How to Calculate the Force in a Solenoid

Written by douglas quaid
  • Share
  • Tweet
  • Share
  • Pin
  • Email
How to Calculate the Force in a Solenoid
A solenoid is made from a coil of wire, like this inductor. (drosselspule, induction coil image by Sascha Zlatkov from Fotolia.com)

A solenoid is an electromagnet made by passing current through a coiled wire. If there is a metal core in the centre of the loop, the magnetic field can exert a force on it which causes it to move forwards or backwards through the loop, depending on the polarity of the magnetic field. Solenoids have a huge variety of applications. The starter relay in your car is a solenoid that uses a small current from the battery to move a switch, which relays the large current needed to start the engine.

Skill level:
Easy

Other People Are Reading

Instructions

  1. 1

    Determine the magnetic permeability of the core of the solenoid. The core is the material in the centre of the loop. Most materials, including air, have a permeability that's close to the magnetic constant, μ = 4π x 10^-7. Ferromagnetic materials such as nickel or magnetic iron have higher permeability. Magnetic iron, for example, has a permeability of 200.

  2. 2

    Calculate the strength of the magnetic field at the centre of the solenoid. The strength of the magnetic field is given by the equation B = knI, where:

    B = magnetic field in units of Tesla

    k = the magnetic permeability of the core, as determined in Step 1

    n = turn density = number of turns / length of solenoid (in meters)

    I = current in solenoid (in amperes)

  3. 3

    Calculate the force exerted with the equation F = qvB.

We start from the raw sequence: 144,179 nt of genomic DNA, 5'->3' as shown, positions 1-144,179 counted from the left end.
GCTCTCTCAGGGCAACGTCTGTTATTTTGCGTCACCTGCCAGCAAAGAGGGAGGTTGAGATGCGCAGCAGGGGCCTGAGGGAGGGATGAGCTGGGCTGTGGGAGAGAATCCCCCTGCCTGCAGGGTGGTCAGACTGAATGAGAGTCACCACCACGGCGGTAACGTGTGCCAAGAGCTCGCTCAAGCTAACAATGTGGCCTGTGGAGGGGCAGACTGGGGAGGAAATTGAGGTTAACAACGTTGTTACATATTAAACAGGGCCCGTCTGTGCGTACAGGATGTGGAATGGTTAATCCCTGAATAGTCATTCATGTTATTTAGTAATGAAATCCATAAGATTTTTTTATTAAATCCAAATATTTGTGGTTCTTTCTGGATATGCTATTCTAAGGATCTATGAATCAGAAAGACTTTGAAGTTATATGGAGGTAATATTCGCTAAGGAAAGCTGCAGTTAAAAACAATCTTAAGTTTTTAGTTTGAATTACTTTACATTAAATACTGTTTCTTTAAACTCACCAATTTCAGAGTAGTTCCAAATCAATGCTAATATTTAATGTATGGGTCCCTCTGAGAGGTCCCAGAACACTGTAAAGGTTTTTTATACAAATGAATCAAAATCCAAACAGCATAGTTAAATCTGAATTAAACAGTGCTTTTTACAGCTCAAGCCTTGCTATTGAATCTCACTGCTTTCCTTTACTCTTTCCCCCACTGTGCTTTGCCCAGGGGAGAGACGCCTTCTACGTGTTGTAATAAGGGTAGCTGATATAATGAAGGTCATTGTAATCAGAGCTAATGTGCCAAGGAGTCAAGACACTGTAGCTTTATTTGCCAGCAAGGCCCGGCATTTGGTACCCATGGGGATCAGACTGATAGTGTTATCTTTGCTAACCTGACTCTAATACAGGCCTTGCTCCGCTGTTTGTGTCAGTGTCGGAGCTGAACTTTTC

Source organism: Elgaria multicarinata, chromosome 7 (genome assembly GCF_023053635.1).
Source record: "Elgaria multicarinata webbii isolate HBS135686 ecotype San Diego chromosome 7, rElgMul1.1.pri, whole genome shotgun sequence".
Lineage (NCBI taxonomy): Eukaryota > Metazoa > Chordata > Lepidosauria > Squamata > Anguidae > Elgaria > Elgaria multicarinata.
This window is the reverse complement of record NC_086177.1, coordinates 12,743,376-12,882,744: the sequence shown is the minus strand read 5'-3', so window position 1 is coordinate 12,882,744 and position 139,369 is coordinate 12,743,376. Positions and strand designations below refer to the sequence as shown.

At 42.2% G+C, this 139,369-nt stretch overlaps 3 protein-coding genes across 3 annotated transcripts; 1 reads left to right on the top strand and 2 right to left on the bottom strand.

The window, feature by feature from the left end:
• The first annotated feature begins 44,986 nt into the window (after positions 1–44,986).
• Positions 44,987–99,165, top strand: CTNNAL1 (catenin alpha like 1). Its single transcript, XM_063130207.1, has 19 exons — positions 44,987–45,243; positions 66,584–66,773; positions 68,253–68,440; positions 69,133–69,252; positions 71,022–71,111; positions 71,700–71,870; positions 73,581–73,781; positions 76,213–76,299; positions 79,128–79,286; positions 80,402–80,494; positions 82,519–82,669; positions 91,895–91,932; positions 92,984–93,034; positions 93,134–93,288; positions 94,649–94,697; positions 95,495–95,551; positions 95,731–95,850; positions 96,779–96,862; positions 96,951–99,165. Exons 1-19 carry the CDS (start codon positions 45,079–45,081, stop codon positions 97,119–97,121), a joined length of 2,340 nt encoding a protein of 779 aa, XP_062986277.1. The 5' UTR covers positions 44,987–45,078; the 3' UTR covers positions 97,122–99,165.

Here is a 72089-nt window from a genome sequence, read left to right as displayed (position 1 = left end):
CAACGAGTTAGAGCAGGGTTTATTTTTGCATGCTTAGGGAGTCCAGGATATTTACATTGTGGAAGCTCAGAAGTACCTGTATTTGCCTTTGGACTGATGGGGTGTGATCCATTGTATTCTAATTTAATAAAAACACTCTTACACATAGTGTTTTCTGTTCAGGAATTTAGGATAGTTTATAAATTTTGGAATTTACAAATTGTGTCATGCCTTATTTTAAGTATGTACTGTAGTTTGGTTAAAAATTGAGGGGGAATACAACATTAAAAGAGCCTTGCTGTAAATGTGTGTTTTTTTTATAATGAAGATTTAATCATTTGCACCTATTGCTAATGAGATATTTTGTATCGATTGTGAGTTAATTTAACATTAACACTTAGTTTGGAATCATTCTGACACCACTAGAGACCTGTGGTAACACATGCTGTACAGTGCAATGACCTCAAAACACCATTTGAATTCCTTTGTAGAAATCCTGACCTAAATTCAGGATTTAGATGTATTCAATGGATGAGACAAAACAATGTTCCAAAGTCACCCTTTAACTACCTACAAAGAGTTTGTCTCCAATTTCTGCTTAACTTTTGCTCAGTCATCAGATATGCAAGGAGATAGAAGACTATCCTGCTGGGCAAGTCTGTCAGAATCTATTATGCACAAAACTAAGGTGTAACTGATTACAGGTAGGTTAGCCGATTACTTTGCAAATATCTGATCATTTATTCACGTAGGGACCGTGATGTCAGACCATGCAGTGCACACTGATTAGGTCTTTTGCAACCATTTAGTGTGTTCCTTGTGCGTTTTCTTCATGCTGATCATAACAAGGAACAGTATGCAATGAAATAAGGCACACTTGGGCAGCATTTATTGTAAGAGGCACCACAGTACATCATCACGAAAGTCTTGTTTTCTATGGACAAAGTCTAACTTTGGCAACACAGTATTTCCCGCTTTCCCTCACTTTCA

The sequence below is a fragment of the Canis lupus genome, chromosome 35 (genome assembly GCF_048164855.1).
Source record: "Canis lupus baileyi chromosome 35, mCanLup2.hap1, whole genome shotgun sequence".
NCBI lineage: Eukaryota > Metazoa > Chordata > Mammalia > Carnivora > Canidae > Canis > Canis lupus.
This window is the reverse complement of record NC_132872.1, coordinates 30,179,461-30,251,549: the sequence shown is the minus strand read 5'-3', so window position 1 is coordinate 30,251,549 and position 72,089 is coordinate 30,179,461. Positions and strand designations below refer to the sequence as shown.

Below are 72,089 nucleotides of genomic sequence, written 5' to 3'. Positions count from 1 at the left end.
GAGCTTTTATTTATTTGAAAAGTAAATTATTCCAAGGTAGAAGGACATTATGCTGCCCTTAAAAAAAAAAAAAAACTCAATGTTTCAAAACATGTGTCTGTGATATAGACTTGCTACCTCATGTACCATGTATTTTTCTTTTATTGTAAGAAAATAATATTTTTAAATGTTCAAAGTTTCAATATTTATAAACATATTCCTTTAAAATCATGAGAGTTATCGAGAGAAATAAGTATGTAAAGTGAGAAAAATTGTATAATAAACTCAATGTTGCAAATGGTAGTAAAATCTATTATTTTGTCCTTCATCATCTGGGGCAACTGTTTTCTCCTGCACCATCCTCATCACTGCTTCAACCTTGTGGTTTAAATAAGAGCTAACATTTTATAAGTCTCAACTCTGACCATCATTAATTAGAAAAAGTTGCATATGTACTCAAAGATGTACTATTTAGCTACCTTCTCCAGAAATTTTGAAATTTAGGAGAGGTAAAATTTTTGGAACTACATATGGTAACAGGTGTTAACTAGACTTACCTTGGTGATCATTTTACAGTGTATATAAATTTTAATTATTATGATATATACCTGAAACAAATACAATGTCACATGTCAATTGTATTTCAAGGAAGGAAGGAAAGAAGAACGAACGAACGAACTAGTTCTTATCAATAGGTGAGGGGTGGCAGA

F = force in Newtons

    q = charge of point particle in coulombs

    v = velocity of point particle

    B = magnetic field strength calculated in Step 1

    Both v and B are vectors, amounts that have both a magnitude and direction. To understand vectors, consider the difference between position and velocity. Position has no direction, it just indicates where you are. Velocity, however, is a vector that considers both your speed and the direction you're travelling in.

    The above equation is valid when vectors v and B are perpendicular. In this case, force, F, is a vector that is perpendicular to both v and B. However, when v and B are not perpendicular, the equation is:

    F = qvB x sinθ, where θ (theta) is the angle between v and B, and is less than 180 degrees.

Don't Miss

Filter:
  • All types
  • Articles
  • Slideshows
  • Videos
Sort:
  • Most relevant
  • Most popular
  • Most recent

No articles available

No slideshows available

No videos available

By using the eHow.co.uk site, you consent to the use of cookies. For more information, please see our Cookie policy.